10 years after IRA gave up its armed campaign, Northern Ireland back at the crossroads
Decommissioning witness speaks out on Stormont crisis
A church witness to the IRA's decommissioning 10 years ago says Northern Ireland is "once more at a crossroads".
Former Methodist President Harold Good was commenting a decade after the IRA formally ended its armed campaign on this date in 2005.
Several months later in the company of Fr Alec Reid and the Independent International Commission for Decommissioning (IICD), Mr Good watched as IRA weapons were destroyed.
His concern today is the political stand-off at Stormont over welfare reform and other cuts.
"We are once more at a crossroads as a society as well as those who carry political responsibility," he told this newspaper.
"We need to urgently make up our minds where we want to go from here."
But a former Stormont Speaker believes our political leaders may have lost their way. Lord John Alderdice was also a member of the ceasefire watchdog body the Independent Monitoring Commission (IMC),
"One of the specific tasks of the IMC was to assess and comment on political leadership," Lord Alderdice told the Belfast Telegraph.
"Without leadership we would never have had the [Good Friday] Agreement, nor been able to put the institutions in place, but as time has gone on that leadership seems to have lost its momentum, perhaps even lost its way," he said.
"You can make progress without some elements, but not without leadership.
"Leadership - and that means the courage to go out a little ahead of your people - is an essential requirement for progress," he said.
In a reference to the current Stormont stand-off, the one-time Alliance leader said: "It is entirely legitimate to disagree, but it is unacceptable to bring down the political institutions because you don't get your own way."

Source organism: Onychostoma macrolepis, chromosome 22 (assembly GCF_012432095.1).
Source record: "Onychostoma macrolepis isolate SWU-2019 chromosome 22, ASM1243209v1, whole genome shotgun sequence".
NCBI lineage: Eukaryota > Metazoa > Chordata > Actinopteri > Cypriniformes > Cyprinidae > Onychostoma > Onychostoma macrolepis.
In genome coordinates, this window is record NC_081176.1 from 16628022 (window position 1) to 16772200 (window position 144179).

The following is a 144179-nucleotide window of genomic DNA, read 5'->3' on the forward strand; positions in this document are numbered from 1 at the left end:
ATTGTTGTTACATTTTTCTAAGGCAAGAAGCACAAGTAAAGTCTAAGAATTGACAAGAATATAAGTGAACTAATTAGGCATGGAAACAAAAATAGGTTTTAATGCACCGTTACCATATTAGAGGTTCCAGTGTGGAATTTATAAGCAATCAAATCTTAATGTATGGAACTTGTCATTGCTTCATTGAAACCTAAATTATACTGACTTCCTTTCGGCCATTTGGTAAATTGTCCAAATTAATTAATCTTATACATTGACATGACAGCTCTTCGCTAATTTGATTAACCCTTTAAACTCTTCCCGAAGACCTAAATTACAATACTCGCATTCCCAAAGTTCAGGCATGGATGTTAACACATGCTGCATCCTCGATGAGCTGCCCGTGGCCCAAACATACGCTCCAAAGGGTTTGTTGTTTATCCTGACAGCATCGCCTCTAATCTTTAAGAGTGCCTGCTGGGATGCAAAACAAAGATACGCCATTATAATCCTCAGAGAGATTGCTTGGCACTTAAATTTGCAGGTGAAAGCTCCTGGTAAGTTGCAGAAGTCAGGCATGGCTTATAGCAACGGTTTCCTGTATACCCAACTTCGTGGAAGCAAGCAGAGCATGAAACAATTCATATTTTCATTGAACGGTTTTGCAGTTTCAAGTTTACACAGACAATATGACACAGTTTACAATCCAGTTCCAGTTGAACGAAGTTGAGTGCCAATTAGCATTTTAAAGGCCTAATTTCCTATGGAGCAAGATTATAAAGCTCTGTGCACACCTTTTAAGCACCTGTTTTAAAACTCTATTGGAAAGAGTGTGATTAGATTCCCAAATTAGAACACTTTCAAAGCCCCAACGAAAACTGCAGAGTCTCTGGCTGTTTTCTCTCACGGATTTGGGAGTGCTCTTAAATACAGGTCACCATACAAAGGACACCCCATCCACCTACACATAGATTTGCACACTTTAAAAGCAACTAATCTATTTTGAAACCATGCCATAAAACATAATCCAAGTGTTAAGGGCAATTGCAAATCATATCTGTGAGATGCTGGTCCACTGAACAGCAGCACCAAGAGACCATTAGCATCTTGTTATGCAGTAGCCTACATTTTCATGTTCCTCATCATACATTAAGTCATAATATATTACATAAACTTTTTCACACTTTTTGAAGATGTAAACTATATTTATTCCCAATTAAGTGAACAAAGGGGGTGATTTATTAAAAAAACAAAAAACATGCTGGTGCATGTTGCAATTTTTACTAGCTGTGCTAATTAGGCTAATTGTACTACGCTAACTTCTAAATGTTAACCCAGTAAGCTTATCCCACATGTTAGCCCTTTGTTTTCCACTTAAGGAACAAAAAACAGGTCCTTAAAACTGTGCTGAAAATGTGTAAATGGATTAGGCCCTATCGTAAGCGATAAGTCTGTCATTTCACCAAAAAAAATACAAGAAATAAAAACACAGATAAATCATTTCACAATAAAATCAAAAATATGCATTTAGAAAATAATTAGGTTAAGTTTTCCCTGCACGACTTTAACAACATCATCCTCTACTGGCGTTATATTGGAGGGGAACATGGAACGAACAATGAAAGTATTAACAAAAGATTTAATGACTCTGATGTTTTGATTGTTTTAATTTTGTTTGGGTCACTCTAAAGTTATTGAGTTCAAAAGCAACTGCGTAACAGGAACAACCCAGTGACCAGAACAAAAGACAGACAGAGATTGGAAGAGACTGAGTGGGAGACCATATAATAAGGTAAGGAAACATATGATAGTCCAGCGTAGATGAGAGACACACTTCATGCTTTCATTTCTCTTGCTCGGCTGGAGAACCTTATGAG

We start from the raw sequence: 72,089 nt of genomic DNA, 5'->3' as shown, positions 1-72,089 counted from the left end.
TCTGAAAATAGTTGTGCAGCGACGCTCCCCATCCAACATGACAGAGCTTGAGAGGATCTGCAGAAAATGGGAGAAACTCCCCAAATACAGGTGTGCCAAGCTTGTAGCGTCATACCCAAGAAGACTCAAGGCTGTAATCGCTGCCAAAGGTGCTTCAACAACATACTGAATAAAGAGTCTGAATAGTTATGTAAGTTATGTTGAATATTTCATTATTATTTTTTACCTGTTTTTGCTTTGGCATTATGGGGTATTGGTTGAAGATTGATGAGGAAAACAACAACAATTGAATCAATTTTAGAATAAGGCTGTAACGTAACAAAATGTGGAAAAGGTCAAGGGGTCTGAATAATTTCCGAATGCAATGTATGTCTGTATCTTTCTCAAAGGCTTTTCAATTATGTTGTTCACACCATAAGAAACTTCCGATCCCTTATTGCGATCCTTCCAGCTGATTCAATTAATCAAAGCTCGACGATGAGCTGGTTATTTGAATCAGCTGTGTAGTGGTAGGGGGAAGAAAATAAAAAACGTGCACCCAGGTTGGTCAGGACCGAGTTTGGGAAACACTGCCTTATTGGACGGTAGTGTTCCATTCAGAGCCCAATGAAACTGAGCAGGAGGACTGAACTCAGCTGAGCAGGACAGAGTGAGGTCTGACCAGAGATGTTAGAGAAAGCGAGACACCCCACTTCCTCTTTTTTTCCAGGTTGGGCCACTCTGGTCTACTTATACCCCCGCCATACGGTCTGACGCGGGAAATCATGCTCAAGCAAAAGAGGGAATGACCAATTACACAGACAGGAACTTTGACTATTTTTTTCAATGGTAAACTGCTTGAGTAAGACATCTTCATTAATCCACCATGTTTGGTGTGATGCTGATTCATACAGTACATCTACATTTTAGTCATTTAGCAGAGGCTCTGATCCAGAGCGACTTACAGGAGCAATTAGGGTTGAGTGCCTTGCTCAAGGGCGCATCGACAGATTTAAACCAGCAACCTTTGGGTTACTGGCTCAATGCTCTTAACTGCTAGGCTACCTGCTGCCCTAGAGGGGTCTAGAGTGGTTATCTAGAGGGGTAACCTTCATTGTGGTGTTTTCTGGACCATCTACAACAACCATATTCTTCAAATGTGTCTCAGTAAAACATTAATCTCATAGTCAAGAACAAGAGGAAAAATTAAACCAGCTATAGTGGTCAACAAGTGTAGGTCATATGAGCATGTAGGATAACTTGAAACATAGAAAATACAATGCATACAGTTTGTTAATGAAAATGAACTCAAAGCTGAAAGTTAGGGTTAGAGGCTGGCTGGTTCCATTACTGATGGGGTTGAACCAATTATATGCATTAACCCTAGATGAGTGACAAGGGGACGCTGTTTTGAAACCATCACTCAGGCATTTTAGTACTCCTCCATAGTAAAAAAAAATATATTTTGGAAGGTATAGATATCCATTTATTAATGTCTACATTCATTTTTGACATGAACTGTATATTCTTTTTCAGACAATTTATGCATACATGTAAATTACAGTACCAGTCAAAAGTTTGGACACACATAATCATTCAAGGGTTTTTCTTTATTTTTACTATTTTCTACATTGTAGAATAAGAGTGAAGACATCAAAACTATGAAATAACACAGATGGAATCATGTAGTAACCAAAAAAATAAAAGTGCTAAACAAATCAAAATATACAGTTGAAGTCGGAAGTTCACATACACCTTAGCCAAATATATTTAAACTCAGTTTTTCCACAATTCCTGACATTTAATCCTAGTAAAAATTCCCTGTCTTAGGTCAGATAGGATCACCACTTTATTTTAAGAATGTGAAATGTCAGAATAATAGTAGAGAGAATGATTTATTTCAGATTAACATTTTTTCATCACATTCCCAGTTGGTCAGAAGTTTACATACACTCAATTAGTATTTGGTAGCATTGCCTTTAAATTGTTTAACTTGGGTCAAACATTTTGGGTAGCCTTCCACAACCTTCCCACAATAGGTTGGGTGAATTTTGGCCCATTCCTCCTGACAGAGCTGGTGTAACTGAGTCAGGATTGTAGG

Yesterday, before leaving for a visit to the United States, Deputy First Minister Martin McGuinness again warned that the political situation was "extremely grave".
Mr McGuinness is recognised as one of the lead voices in the internal republican debates that delivered the IRA ceasefires, decommissioning and then the statement that formally ended the armed campaign.
Peter Sheridan, then an Assistant Chief Constable, told this newspaper: "For that group of republicans it's over - the violent phase is over."
But the now chief executive of the peace-building organisation Co-operation Ireland has also voiced concerns about the political situation at Stormont.
"It behoves politicians to find a way through," he said. But, after decades of violence, he has warned it may take 25 years to "normalise community and political relationships - to underpin the political deal [of 1998]".
The IRA statement of July 2005 followed the ceasefire announcements of 1994 and 1997.
It said the leadership had ordered an end to the armed campaign, which would take effect at 4pm that afternoon.
"All IRA units have been ordered to dump arms," the statement continued.
It was read to camera by the Belfast republican Seanna Walsh, one of the longest-serving IRA prisoners in the conflict period.
The statement also confirmed that there would be further contact with the IICD to complete the process of putting arms beyond use.
"We have invited two witnesses from the Protestant and Catholic churches, to testify to this," the statement said.
There was an almost immediate security response which set out a phased plan to end the Army's long-running Operation Banner - its support role to the police in Northern Ireland.
This included plans to disband the Home Service battalions of the Royal Irish Regiment and to remove military barracks.